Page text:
Dario Argento Shares His Thoughts on Luca Guadagnino's Suspiria

The director of the original 1977 film opened up about the new version of his movie.

By Jay Gervais

Dario Argento. the director and co-writer of the original 1977 Suspiria film, gave his thoughts on the new version of his film in a statement he made on Un Giorno de Pecora, which is an Italian radio show on RAI’s Rai Radio 1 station, courtesy Indie for Bunnies.

“I saw the remake of Suspiria at the cinema,” said Argento. “It did not excite me, it betrayed the spirit of the original film – there is no fear, there is no music. The film [did] not [satisfy] me [very] much.” While Argento’s comments certainly seem like he was disappointed with the film and was expecting something more, he added, “Guadagnino makes beautiful tables, beautiful curtains, beautiful dishes, all beautiful…”

In addition, he also said Guadagnino was a fine person who made a refined film. Indeed, the two filmmakers have been acquainted for quite a long time, with Argento giving his blessing to his friend to go and make his version of Suspiria.

This is why these new comments are somewhat perplexing, since Argento had apparently already seen the film prior to its release and, according to an interview Guadagnino did with The Hollywood Reporter, rang up his friend to give him his generous thoughts on the film. While it’s anyone’s guess what the two all spoke about, Guadagnino mentioned it was a great call.

Reception on Guadagnino’s Suspiria is certainly divided, where this film is more of a homage that takes the essence of what the original was and creates it into a generally new piece of work. The new version takes a divergent approach from the original by adding new characters and expanding on others, which obviously helps shape the story to sway into directions that may feel familiar to some but ultimately play out differently in their own unique way.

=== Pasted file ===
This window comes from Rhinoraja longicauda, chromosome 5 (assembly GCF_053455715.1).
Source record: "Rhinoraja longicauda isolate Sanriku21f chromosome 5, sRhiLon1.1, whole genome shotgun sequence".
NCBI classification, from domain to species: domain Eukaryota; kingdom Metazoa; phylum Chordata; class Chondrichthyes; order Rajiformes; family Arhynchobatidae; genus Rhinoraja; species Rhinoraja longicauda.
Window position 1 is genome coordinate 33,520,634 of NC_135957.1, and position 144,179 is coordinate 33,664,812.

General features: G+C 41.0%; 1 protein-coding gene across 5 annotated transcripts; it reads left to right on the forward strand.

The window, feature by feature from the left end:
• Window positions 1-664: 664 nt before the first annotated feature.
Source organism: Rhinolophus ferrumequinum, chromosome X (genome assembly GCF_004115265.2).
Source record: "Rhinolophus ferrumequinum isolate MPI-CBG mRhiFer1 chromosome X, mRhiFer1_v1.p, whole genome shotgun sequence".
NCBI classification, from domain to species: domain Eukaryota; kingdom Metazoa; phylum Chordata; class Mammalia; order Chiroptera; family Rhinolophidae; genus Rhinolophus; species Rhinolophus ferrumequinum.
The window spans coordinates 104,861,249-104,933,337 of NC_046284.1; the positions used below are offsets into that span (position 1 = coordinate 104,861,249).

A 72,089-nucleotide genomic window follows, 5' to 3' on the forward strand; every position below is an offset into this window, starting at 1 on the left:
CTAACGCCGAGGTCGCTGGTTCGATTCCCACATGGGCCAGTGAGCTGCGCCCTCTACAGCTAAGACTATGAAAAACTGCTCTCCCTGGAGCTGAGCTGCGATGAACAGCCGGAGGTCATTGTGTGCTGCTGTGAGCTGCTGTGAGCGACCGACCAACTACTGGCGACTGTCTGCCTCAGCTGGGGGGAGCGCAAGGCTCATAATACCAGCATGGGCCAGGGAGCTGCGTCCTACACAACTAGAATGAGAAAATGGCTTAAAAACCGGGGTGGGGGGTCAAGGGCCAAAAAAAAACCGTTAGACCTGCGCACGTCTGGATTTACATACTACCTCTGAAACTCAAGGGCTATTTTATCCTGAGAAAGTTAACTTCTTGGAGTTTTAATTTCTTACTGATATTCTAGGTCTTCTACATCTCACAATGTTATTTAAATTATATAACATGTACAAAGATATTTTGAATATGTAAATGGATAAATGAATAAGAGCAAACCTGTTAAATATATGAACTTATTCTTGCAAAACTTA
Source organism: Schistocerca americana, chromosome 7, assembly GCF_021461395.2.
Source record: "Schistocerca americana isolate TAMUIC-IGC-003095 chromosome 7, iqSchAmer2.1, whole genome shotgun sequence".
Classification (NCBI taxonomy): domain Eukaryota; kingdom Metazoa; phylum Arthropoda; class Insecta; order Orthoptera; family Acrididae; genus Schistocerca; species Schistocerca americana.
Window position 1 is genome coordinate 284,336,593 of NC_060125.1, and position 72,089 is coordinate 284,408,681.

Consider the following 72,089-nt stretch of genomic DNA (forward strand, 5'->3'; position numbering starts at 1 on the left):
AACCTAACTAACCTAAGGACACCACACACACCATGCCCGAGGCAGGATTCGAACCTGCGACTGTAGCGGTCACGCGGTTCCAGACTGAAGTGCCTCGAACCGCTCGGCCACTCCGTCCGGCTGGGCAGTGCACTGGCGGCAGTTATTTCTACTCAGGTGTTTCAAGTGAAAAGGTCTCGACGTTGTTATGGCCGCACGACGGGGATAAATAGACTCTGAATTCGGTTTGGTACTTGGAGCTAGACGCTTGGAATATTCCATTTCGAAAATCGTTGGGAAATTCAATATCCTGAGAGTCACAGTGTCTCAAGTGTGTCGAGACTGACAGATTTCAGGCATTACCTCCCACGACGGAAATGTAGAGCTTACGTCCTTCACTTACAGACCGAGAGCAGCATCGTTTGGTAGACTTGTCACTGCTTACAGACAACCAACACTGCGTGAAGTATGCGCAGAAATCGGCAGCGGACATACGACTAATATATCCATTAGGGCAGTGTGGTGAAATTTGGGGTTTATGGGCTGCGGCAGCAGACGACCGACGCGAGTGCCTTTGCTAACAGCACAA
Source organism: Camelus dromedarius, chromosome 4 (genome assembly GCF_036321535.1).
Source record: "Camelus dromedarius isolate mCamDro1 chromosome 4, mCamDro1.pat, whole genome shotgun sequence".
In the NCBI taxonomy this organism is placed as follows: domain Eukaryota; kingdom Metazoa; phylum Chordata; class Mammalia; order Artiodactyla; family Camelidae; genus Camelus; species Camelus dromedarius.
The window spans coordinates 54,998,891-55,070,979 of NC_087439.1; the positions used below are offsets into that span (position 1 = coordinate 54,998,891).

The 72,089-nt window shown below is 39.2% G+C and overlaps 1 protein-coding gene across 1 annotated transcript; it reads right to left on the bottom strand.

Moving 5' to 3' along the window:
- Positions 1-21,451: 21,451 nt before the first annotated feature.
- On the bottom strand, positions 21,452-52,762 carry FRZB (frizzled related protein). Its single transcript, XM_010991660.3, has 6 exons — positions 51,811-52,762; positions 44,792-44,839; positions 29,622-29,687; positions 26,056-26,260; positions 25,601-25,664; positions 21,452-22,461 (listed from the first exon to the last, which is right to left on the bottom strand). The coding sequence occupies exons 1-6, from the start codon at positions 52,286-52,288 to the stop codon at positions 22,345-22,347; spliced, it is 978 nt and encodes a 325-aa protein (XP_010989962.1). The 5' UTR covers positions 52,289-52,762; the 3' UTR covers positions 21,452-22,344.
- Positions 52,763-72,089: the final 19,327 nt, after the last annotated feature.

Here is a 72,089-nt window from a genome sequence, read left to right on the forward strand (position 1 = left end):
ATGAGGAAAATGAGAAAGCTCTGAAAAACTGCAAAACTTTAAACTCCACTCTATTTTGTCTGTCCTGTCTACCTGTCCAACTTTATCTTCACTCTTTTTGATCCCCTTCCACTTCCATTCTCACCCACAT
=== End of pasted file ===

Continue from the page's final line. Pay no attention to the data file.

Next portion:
There is also a much greater emphasis on the dancing portions of the film, along with the color palette changing from the vibrant shades effectively utilized in Argento’s original to the new version, which selected autumn colors to represent the period of the German Autumn in the late 1977s when Guadagnino’s film is set.

In Suspiria, evil lurks deep within a world-renowned dance company in Germany. Susie Bannion, an ambitious young dancer, travels there to perfect her dance skills but soon learns something is amiss following her arrival. The dance troupe’s artistic director, Madame Blanc, is an enigmatic woman committed fully to the art of dance and becomes fixated on Bannion for her own mysterious reasons.

After fellow students begin disappearing, Bannion attempts to unravel the mysteries that whisper beneath the surface with the help of her new friend Sara and grieving psychologist Jozef Klemperer. However, what they find unleashes a relentless nightmare that may have been better left stowed away in secrecy.

Luca Guadagnino’s Suspiria is a remake of a 1977 film of the same name by Dario Argento (Deep Red, Phenomena). This new version stars Dakota Johnson (Fifty Shades series) as Susie Bannion, Chloë Grace Moretz (Carrie, Let Me In) as Patricia Hingle, Tilda Swinton (Doctor Strange) in three roles as Madame Blanc, Dr. Jozek Klemperer, and Helena Markos, Mia Goth as Sara, and Renée Soutendijk as Miss Huller.

The film will eventually be available for streaming on Amazon Prime Video, with the Blu-ray set for release next week on January 29th. If you’re interested in pre-ordering Suspiria on Blu-ray, head on over to Amazon today.

About the Author

Jay Gervais

From small town to big city and back again, Jay was born and raised in Canada and has lived his whole life there. He’s always ready to cut down any misconceptions his American friends have of life in the great white north. He’s also no stranger to this kind of community, and has plenty of experience under his bed. He enjoys all kinds of horror entertainment, as long as it’s got the heart and soul to it. When he’s not doing something here, he can be found at his post at the night’s watch, or knee deep into his school studies.

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